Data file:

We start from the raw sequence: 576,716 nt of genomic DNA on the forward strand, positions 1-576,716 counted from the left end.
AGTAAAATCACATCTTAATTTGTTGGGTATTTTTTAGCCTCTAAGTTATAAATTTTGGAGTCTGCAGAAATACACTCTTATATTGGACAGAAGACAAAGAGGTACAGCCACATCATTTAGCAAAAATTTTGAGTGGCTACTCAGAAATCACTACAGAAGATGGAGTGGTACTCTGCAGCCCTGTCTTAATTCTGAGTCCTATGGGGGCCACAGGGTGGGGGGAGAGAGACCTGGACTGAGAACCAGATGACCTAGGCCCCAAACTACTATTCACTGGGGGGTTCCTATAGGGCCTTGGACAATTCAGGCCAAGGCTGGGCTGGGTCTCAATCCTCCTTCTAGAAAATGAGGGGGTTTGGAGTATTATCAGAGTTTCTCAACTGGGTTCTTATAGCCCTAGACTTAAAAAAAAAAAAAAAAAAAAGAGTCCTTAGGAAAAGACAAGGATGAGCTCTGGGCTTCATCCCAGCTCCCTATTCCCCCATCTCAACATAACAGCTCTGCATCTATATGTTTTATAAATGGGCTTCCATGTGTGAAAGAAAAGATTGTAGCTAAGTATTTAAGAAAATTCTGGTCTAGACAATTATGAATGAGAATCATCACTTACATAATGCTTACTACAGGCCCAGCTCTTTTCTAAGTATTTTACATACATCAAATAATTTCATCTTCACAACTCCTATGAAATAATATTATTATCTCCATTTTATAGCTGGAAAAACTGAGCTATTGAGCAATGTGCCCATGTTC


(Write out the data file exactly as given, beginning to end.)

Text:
We start from the raw sequence: 576,716 nt of genomic DNA on the forward strand, positions 1-576,716 counted from the left end.
AGTAAAATCACATCTTAATTTGTTGGGTATTTTTTAGCCTCTAAGTTATAAATTTTGGAGTCTGCAGAAATACACTCTTATATTGGACAGAAGACAAAGAGGTACAGCCACATCATTTAGCAAAAATTTTGAGTGGCTACTCAGAAATCACTACAGAAGATGGAGTGGTACTCTGCAGCCCTGTCTTAATTCTGAGTCCTATGGGGGCCACAGGGTGGGGGGAGAGAGACCTGGACTGAGAACCAGATGACCTAGGCCCCAAACTACTATTCACTGGGGGGTTCCTATAGGGCCTTGGACAATTCAGGCCAAGGCTGGGCTGGGTCTCAATCCTCCTTCTAGAAAATGAGGGGGTTTGGAGTATTATCAGAGTTTCTCAACTGGGTTCTTATAGCCCTAGACTTAAAAAAAAAAAAAAAAAAAAGAGTCCTTAGGAAAAGACAAGGATGAGCTCTGGGCTTCATCCCAGCTCCCTATTCCCCCATCTCAACATAACAGCTCTGCATCTATATGTTTTATAAATGGGCTTCCATGTGTGAAAGAAAAGATTGTAGCTAAGTATTTAAGAAAATTCTGGTCTAGACAATTATGAATGAGAATCATCACTTACATAATGCTTACTACAGGCCCAGCTCTTTTCTAAGTATTTTACATACATCAAATAATTTCATCTTCACAACTCCTATGAAATAATATTATTATCTCCATTTTATAGCTGGAAAAACTGAGCTATTGAGCAATGTGCCCATGTTC